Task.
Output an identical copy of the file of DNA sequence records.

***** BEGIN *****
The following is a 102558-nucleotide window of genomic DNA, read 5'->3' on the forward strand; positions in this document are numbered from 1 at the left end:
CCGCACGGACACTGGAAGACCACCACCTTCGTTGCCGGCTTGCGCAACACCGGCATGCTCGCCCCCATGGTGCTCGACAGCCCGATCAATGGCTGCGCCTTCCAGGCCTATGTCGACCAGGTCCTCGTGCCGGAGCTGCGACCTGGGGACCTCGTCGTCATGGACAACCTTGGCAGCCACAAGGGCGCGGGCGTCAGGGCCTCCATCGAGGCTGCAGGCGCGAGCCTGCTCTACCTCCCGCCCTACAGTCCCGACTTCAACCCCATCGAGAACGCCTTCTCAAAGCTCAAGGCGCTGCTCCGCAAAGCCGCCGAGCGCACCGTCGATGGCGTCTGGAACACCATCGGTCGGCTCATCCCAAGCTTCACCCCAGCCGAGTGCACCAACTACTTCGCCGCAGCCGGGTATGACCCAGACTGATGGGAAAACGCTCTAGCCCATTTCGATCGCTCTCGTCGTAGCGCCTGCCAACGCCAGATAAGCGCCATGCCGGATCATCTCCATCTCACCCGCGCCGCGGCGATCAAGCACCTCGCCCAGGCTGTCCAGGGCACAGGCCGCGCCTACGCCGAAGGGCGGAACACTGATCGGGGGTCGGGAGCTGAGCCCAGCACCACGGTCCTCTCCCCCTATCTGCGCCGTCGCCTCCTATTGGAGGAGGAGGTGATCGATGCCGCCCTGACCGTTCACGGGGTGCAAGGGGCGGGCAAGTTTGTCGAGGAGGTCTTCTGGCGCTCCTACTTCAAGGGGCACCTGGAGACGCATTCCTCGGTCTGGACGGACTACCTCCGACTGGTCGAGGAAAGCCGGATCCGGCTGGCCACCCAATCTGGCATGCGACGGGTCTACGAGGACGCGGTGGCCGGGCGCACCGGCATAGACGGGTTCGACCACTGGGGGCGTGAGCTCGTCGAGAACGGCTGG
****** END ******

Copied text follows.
The following is a 102558-nucleotide window of genomic DNA, read 5'->3' on the forward strand; positions in this document are numbered from 1 at the left end:
CCGCACGGACACTGGAAGACCACCACCTTCGTTGCCGGCTTGCGCAACACCGGCATGCTCGCCCCCATGGTGCTCGACAGCCCGATCAATGGCTGCGCCTTCCAGGCCTATGTCGACCAGGTCCTCGTGCCGGAGCTGCGACCTGGGGACCTCGTCGTCATGGACAACCTTGGCAGCCACAAGGGCGCGGGCGTCAGGGCCTCCATCGAGGCTGCAGGCGCGAGCCTGCTCTACCTCCCGCCCTACAGTCCCGACTTCAACCCCATCGAGAACGCCTTCTCAAAGCTCAAGGCGCTGCTCCGCAAAGCCGCCGAGCGCACCGTCGATGGCGTCTGGAACACCATCGGTCGGCTCATCCCAAGCTTCACCCCAGCCGAGTGCACCAACTACTTCGCCGCAGCCGGGTATGACCCAGACTGATGGGAAAACGCTCTAGCCCATTTCGATCGCTCTCGTCGTAGCGCCTGCCAACGCCAGATAAGCGCCATGCCGGATCATCTCCATCTCACCCGCGCCGCGGCGATCAAGCACCTCGCCCAGGCTGTCCAGGGCACAGGCCGCGCCTACGCCGAAGGGCGGAACACTGATCGGGGGTCGGGAGCTGAGCCCAGCACCACGGTCCTCTCCCCCTATCTGCGCCGTCGCCTCCTATTGGAGGAGGAGGTGATCGATGCCGCCCTGACCGTTCACGGGGTGCAAGGGGCGGGCAAGTTTGTCGAGGAGGTCTTCTGGCGCTCCTACTTCAAGGGGCACCTGGAGACGCATTCCTCGGTCTGGACGGACTACCTCCGACTGGTCGAGGAAAGCCGGATCCGGCTGGCCACCCAATCTGGCATGCGACGGGTCTACGAGGACGCGGTGGCCGGGCGCACCGGCATAGACGGGTTCGACCACTGGGGGCGTGAGCTCGTCGAGAACGGCTGG